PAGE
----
Like many indie upstarts, Lauan was formed more as a creative outlet than a capitalist venture. Bound by a shared interest in jam bands -- a genre Goldberger defines broadly, not just in the hippie terms often associated with it -- the pair wanted to document what they saw as an important music scene. Using the equipment available to Brown students, they began recording Rhode Island bands and eventually recruited three artists from different parts of the country (Day by the River, Jiggle the Handle and Vinyl) for a compilation project titled Three Sets. The release was well received, and Goldberger and Landsberger decided to expand Lauan into a bona fide business. Since then, it has released a second Three Sets volume (a third is slated for April), as well as a full-length recording from Day by the River (the release, Watermarks, is touted as the first full-length encoded MP3 CD, a chunky eight-hour recording culled from live performances) and They Live,from San Diego funk band Wise Monkey Orchestra.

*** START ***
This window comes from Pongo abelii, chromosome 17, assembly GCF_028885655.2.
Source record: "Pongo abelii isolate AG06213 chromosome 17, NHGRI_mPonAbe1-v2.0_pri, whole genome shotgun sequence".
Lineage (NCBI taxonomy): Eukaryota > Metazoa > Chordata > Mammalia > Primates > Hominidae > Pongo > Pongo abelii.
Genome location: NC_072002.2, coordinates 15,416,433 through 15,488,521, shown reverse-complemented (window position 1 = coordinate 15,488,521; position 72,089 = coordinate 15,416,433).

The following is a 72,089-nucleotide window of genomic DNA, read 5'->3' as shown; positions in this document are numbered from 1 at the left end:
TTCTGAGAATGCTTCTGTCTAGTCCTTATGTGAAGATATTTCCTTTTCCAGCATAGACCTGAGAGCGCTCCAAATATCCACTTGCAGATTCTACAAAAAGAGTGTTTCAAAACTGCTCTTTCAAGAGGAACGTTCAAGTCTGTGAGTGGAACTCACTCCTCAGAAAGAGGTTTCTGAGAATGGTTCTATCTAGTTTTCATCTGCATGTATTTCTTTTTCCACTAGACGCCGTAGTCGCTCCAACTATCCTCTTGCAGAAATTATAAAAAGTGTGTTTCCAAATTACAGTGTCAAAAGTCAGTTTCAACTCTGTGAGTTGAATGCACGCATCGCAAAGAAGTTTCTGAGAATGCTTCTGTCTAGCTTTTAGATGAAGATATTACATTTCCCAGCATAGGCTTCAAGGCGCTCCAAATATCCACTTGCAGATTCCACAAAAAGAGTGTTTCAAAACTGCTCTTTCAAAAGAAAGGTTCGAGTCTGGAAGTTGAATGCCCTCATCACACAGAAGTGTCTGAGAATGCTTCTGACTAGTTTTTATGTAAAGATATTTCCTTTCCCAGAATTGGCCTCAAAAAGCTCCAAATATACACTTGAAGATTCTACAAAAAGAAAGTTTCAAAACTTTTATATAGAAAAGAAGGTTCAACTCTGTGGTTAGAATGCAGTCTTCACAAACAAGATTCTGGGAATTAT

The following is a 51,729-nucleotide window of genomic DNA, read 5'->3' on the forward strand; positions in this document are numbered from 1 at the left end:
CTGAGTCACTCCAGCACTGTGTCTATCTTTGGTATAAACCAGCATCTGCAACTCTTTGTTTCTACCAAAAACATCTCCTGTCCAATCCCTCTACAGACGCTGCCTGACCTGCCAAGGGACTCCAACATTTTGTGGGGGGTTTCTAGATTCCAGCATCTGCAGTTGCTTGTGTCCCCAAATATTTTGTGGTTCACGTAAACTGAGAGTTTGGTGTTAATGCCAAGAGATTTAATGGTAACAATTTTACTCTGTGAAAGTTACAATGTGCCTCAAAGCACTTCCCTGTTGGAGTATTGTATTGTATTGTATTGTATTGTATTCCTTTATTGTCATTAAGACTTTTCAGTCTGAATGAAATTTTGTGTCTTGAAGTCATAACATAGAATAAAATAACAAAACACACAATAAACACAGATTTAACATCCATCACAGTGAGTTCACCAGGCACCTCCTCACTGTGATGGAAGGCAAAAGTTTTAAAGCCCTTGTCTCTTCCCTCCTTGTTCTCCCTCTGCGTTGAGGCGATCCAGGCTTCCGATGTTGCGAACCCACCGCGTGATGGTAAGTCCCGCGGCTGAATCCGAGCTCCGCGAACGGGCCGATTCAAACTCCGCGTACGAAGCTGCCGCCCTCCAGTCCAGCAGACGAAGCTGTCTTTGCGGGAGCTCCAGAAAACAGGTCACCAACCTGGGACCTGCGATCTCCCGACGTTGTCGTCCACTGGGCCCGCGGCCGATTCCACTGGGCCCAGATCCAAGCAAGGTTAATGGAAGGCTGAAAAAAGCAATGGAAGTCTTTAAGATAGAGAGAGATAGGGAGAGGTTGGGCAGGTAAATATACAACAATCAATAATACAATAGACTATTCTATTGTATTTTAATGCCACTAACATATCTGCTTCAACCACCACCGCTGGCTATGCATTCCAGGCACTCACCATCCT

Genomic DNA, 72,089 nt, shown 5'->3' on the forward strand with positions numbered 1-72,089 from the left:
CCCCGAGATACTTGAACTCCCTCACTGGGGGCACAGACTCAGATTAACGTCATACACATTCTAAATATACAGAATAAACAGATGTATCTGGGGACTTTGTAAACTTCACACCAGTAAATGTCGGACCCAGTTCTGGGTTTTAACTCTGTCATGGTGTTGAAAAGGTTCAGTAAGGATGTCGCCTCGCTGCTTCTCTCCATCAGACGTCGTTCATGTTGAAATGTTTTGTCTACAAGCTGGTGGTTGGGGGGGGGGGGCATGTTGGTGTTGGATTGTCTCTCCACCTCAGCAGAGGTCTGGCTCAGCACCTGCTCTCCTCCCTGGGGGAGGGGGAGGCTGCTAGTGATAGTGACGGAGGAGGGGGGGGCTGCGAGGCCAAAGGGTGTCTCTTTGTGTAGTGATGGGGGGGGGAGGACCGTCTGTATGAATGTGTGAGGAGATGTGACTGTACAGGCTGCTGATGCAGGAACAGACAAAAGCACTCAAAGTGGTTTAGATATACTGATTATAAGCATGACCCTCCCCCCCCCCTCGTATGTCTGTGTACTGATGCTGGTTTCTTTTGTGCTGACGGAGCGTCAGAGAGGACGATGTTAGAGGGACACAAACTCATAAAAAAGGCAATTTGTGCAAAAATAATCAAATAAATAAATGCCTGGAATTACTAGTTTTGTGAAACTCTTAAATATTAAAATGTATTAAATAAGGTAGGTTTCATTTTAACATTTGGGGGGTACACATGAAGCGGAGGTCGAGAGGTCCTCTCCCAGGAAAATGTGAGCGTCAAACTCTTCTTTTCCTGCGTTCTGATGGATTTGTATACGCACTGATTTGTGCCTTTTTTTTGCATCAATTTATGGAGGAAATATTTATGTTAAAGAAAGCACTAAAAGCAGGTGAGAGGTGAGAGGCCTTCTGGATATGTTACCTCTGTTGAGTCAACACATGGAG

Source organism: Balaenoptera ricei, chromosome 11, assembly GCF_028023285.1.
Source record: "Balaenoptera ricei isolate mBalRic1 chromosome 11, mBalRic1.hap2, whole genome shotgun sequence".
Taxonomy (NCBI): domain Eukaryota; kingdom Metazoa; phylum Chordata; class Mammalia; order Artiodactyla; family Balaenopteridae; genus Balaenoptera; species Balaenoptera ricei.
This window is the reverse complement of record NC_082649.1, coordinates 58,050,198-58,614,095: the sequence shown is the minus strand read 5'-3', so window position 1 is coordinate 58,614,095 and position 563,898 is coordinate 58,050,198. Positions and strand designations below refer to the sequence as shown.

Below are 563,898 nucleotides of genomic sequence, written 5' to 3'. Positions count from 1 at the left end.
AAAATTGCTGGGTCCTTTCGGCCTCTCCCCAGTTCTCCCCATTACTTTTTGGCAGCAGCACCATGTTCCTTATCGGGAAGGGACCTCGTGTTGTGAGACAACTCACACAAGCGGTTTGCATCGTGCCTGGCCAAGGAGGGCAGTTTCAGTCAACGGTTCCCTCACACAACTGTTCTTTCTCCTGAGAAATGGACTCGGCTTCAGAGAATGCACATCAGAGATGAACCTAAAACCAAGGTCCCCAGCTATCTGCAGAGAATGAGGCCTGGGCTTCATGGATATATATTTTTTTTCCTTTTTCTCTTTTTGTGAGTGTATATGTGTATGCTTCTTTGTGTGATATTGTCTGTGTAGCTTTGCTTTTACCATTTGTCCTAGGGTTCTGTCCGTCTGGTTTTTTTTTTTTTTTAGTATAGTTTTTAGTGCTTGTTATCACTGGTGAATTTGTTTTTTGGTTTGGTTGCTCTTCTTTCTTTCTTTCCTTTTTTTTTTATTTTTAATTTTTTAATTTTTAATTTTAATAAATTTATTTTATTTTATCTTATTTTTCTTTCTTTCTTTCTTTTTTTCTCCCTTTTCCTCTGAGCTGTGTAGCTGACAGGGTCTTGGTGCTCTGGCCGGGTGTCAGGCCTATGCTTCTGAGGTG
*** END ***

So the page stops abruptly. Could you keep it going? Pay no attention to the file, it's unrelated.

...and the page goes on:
Lauan's emphasis on jammy music gave its owners an artistic direction -- and a handy niche market. According to Goldberger, sales of all of its releases have been steady as fans of elongated guitar solos the world over catch wind of the Boulder company. "I shipped an order to Uganda a couple of weeks ago," he says. "I think there are lots of people who love this music. There's definitely an audience for it, but aside from the bigger bands, it's hard to find out about the smaller, regional bands that might be just as good."